Instagram Stories use is accelerating while growth at Snapchat slows.

Instagram announced yet another milestone in its Stories user growth. The feature now has 250 million daily users in the Instagram app, which has 400 million monthly users overall. That's a 50 million user increase from its last milestone announcement in April. It also marks an acceleration in user growth, as it took about three months for Stories to reach 200 million from 150 million and 150 million from 100 million.

Meanwhile, Snapchat is falling behind. The app's user growth has slowed ever since Facebook (NASDAQ:FB) introduced Stories in Instagram last summer. Snapchat downloads over the last couple months fell 22% year over year. By comparison, Instagram downloads increased during the same period. The impact on Snap (NYSE:SNAP) and Facebook is evidenced by the divergent paths of user growth for their respective apps. And Snapchat's growth won't turnaround unless management starts to do something different than its competitors.

Snapchat logo

Image source: Snap.

The network effect in full force

Instagram is greatly benefiting from the network effect at the expense of Snapchat. Over 700 million people already have Instagram installed on their phones, an account set up, and log in at least once a month. So, when a friend asks about Instagram Stories, it's just a few taps away for someone to check out and start sharing. Setting up a Snapchat account is comparatively much more involved. (I know, it's just an app, but people are really lazy. Like, really.)

Just as importantly, if not more so, people already have a network of friends and followers on Instagram. That means they don't have to go through the whole process of building a new network on another app just to share stuff they could share on Instagram.

And that's what's really giving Snap a headache. It's not that users are abandoning Snapchat for Instagram Stories. It's that they never even download the app in the first place because Instagram has co-opted its functionality and made it even easier to use.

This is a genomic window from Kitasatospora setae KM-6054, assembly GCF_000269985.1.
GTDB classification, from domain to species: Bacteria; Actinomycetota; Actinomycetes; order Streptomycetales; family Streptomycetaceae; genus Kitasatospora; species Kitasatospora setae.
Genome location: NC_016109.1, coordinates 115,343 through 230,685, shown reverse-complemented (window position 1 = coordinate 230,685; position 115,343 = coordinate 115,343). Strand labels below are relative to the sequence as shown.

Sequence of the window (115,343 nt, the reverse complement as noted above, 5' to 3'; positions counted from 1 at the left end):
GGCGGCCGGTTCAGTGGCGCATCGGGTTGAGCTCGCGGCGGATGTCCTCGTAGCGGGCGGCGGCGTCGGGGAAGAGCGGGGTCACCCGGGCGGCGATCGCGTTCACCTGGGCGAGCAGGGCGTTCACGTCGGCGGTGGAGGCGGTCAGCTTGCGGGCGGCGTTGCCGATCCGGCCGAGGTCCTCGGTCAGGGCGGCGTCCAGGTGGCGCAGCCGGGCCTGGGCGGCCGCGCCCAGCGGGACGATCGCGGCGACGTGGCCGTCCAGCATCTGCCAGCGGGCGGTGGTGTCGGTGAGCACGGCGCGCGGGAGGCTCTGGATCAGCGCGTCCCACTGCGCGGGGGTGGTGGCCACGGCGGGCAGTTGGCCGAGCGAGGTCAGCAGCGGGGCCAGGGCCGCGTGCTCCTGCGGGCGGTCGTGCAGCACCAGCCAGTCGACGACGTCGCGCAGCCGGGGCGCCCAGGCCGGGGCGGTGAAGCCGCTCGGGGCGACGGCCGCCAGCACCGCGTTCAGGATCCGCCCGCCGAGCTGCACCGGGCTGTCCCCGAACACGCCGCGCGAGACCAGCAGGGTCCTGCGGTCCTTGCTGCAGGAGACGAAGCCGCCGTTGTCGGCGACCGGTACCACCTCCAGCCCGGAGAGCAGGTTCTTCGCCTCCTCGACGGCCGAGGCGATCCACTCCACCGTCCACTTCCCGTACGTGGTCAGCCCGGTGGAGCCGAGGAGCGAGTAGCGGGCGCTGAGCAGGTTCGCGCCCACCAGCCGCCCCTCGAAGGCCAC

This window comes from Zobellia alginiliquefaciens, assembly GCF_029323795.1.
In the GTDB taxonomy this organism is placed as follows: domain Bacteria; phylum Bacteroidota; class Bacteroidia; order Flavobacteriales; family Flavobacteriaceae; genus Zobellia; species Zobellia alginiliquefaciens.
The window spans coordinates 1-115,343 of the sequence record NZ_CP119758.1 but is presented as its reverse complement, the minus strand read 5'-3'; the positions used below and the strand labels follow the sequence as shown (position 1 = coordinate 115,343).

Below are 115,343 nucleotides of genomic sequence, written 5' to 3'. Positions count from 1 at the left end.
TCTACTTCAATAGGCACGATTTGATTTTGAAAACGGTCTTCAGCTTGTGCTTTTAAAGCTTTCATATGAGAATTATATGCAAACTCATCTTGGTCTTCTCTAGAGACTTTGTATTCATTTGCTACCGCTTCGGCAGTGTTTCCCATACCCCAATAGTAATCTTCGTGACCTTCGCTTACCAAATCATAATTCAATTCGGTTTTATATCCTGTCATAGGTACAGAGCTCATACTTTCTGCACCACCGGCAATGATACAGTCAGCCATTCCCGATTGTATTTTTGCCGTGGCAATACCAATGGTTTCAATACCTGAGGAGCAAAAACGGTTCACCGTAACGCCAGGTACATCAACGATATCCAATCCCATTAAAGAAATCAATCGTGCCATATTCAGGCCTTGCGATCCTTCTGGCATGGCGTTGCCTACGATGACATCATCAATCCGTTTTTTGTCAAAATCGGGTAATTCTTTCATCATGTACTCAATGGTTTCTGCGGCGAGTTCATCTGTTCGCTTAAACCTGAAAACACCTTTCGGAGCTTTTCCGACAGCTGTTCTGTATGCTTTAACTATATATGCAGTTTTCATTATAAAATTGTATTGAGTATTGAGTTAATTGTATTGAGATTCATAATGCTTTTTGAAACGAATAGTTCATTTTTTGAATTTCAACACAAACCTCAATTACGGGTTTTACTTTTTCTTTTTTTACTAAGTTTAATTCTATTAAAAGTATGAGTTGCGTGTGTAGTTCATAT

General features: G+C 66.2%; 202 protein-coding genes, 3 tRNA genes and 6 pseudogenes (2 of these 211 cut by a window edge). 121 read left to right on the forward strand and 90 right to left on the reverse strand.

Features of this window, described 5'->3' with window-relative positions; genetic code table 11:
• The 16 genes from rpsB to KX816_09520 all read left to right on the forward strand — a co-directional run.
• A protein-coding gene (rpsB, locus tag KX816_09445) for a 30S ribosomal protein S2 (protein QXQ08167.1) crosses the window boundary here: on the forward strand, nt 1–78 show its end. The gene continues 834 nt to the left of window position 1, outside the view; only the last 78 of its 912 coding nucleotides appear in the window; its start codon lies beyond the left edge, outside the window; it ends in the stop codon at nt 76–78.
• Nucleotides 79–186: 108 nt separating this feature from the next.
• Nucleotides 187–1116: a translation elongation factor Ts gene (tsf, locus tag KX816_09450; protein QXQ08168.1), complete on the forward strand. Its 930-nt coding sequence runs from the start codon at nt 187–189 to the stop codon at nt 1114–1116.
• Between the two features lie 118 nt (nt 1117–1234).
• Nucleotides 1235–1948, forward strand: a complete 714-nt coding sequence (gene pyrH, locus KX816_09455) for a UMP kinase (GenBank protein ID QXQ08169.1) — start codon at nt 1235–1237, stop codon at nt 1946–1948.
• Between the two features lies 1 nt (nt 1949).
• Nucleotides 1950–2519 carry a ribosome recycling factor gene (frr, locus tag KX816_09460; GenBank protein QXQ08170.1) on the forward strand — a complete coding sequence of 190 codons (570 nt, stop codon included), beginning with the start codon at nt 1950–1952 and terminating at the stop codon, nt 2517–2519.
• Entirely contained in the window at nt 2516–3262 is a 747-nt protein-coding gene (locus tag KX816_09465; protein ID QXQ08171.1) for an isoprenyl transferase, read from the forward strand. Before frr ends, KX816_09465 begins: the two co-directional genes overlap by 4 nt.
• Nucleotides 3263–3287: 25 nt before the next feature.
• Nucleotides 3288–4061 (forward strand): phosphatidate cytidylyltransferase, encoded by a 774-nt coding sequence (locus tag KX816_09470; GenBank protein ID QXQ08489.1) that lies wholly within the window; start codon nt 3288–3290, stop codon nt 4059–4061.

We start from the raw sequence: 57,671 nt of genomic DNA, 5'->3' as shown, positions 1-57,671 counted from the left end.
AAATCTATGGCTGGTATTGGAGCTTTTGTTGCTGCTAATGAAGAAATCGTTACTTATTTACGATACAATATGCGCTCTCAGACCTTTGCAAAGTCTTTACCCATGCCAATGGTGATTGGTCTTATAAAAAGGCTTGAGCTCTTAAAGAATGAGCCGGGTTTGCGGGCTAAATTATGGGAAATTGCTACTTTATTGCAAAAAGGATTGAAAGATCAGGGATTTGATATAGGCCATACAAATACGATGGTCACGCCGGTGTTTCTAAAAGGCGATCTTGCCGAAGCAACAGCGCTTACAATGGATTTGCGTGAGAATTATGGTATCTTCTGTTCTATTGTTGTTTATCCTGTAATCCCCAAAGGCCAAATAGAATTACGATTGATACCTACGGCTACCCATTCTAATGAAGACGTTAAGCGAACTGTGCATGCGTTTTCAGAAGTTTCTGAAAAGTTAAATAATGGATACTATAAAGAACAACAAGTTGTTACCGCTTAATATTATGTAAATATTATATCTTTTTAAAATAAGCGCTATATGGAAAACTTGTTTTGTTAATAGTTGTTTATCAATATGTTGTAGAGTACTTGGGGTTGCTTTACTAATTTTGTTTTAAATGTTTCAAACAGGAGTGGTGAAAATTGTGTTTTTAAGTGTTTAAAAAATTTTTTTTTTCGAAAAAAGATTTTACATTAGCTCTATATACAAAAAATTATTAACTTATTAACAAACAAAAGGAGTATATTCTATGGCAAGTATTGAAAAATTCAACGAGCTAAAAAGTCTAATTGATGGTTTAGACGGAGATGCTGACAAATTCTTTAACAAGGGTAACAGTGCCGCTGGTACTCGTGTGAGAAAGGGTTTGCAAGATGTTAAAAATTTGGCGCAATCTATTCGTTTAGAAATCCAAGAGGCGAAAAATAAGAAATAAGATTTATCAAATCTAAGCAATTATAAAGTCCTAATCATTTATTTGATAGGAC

With user growth accelerating, Instagram Stories seemingly hasn't even hit critical mass. And as it rolls out new features like public Stories based on hashtags and geolocations, investors should expect user growth to continue accelerating at the pace of updates. The latest update is integrating live video replays into Stories, which could encourage fans of live video to check out Stories if they've never done so before.

Snap is trying to move in a different direction

Snapchat isn't going to be able to compete with Instagram on the stories format. Even if it comes up with a great innovation in the format, there's a team of engineers that will be able to copy it before too long.

That's not to say Snap is completely doomed. To be sure, Snap's management is focusing on an area that's impossible for competitors like Instagram to replicate: original content.

Snap has signed deals with several big media companies including Time Warner (NYSE:TWX) to produce original content for viewing within Snapchat. The shows will only last a few days before they disappear forever, so it should theoretically drive more engagement on a daily basis from Snapchat users.

There are two major problems with the strategy for Snapchat, though. First of all, original content costs money. Snap and Time Warner plan to spend $100 million over the next two years producing 10 shows. Along the same lines, Snap will have to share ad revenue with the content creators, further increasing its cost of revenue.

The second problem is that Snap is focusing on quantity instead of quality. Nobody talks about how they had to watch the Bachelor recap show on Snapchat on Tuesday. Facebook, by comparison, is reportedly looking to produce high-quality shows of the same caliber as House of Cards, for example. It's the kind of must-see TV that gets users to come back week after week.

Getting outplayed by Facebook

Snapchat has quite a challenge on its hands, taking on the 800 lb gorilla of Facebook. In its S-1 filing with the SEC, the company said its biggest competitive advantage is its ability to innovate. Well, it turns out that's not really a competitive advantage; Snap's innovation led to 250 million daily users in another app.

Snap's strategy to pursue original content also has its faults, but at least it's a move in a direction that will be much harder for competitors to co-opt like the stories format. Ultimately, it needs to find something that both resonates with users, advertisers, and is hard to duplicate. That's much easier said than done.

Adam Levy has no position in any stocks mentioned. The Motley Fool owns shares of and recommends Facebook. The Motley Fool recommends Time Warner. The Motley Fool has a disclosure policy.